Lucrezia Borgia, recently arrived in Ferrera from Rome to become the reluctant bride of her third husband Alfonso dEste, is accused of poisoning a lady-in-waiting. Those knowing the history of the Borgia family might well assume this act to be true. But Gellis correctly portrays Lucrezia as the strong, cultured and eventually well-liked person she was. Therefore, this good Borgia is determined to clear her name by solving the mysterious poisoning, and, as the book progresses, other deaths as well.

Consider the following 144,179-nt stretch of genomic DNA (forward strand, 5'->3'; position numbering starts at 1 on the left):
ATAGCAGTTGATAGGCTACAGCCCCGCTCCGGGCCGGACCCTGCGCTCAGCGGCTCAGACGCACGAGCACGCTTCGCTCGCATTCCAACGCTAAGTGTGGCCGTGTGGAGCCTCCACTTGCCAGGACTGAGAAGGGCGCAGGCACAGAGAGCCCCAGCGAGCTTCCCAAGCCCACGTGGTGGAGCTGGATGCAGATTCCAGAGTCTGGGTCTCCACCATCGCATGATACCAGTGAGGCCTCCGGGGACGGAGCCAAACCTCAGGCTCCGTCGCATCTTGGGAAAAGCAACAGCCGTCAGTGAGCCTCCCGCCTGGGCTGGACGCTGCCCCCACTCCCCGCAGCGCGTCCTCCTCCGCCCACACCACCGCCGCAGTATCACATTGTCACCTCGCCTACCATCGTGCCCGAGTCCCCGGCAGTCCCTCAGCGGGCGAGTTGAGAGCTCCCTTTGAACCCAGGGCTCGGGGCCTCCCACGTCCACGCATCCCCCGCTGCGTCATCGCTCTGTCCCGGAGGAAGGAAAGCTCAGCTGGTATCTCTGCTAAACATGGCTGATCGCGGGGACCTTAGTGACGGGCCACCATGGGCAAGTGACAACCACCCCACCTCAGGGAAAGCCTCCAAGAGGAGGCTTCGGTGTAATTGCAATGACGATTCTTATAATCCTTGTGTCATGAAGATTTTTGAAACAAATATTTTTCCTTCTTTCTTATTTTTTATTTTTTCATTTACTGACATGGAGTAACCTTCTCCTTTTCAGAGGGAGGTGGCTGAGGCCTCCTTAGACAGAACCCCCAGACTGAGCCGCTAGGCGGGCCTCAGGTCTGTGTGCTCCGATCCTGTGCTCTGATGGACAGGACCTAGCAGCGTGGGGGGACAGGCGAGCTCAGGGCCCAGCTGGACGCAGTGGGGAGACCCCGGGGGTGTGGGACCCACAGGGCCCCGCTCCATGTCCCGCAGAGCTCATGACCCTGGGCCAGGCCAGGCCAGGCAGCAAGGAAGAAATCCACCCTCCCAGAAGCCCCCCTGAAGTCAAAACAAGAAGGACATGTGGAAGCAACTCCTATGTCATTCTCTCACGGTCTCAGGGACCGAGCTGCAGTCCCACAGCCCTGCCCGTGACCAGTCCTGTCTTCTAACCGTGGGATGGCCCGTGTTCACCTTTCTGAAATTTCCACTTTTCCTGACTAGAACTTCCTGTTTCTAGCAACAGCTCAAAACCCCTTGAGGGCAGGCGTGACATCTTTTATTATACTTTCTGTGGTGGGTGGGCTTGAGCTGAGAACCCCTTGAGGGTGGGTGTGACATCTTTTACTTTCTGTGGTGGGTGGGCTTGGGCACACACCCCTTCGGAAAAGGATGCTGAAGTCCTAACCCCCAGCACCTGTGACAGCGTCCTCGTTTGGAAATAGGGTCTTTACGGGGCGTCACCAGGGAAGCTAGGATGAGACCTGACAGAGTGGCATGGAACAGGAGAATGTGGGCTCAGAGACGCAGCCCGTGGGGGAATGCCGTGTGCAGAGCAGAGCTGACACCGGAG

This book offers abundant information about rooms, manners, clothing, food, entertainment and intrigue at one of 16th century Italys most famous and luxurious courts. Most of the action occurs in Lucrezias rooms. Gellis is true to the reality that aristocratic women like Lucrezia were expected to avoid public life beyond displays of personal wealth and decorum, thus demonstrating their absolute faithfulness to their often philandering husbands. But the storys limited action and sometimes minute descriptions of even the smallest details of Lucrezias day can deaden the plot line. Poison might be better read as an historic text rather than an historical mystery. Note, too, the lack of an historical background epilogue, or bibliography citing some of the resources used. For such information seek out Lucrezia Borgia by Sarah Bradford.